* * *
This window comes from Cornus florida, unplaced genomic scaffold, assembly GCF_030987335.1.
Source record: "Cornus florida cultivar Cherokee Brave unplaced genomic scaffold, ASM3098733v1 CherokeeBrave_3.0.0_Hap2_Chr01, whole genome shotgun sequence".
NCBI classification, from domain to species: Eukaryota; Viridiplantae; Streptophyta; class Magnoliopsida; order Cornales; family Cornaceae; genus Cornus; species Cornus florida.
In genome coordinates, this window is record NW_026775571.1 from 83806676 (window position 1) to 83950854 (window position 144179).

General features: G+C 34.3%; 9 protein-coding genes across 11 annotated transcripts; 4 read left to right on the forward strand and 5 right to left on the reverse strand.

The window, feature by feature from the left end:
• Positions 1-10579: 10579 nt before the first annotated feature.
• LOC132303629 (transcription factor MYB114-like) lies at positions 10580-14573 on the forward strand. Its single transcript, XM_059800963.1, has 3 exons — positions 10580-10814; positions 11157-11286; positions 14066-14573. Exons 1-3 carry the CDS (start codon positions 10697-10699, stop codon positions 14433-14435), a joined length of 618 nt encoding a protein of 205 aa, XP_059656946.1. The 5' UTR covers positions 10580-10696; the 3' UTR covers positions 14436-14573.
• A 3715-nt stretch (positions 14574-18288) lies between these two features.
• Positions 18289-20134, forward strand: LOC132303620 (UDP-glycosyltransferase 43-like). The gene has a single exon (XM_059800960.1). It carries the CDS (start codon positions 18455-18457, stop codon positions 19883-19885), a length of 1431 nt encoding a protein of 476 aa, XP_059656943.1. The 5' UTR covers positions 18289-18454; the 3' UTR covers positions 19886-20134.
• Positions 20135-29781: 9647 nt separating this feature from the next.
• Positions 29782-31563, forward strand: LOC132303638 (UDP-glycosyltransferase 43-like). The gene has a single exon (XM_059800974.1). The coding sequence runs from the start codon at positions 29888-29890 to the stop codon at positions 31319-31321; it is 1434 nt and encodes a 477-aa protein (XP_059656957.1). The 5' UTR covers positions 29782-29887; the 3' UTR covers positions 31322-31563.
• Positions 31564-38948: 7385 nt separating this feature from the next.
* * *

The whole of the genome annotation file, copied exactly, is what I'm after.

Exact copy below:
This window comes from Cornus florida, unplaced genomic scaffold, assembly GCF_030987335.1.
Source record: "Cornus florida cultivar Cherokee Brave unplaced genomic scaffold, ASM3098733v1 CherokeeBrave_3.0.0_Hap2_Chr01, whole genome shotgun sequence".
NCBI classification, from domain to species: Eukaryota; Viridiplantae; Streptophyta; class Magnoliopsida; order Cornales; family Cornaceae; genus Cornus; species Cornus florida.
In genome coordinates, this window is record NW_026775571.1 from 83806676 (window position 1) to 83950854 (window position 144179).

General features: G+C 34.3%; 9 protein-coding genes across 11 annotated transcripts; 4 read left to right on the forward strand and 5 right to left on the reverse strand.

The window, feature by feature from the left end:
• Positions 1-10579: 10579 nt before the first annotated feature.
• LOC132303629 (transcription factor MYB114-like) lies at positions 10580-14573 on the forward strand. Its single transcript, XM_059800963.1, has 3 exons — positions 10580-10814; positions 11157-11286; positions 14066-14573. Exons 1-3 carry the CDS (start codon positions 10697-10699, stop codon positions 14433-14435), a joined length of 618 nt encoding a protein of 205 aa, XP_059656946.1. The 5' UTR covers positions 10580-10696; the 3' UTR covers positions 14436-14573.
• A 3715-nt stretch (positions 14574-18288) lies between these two features.
• Positions 18289-20134, forward strand: LOC132303620 (UDP-glycosyltransferase 43-like). The gene has a single exon (XM_059800960.1). It carries the CDS (start codon positions 18455-18457, stop codon positions 19883-19885), a length of 1431 nt encoding a protein of 476 aa, XP_059656943.1. The 5' UTR covers positions 18289-18454; the 3' UTR covers positions 19886-20134.
• Positions 20135-29781: 9647 nt separating this feature from the next.
• Positions 29782-31563, forward strand: LOC132303638 (UDP-glycosyltransferase 43-like). The gene has a single exon (XM_059800974.1). The coding sequence runs from the start codon at positions 29888-29890 to the stop codon at positions 31319-31321; it is 1434 nt and encodes a 477-aa protein (XP_059656957.1). The 5' UTR covers positions 29782-29887; the 3' UTR covers positions 31322-31563.
• Positions 31564-38948: 7385 nt separating this feature from the next.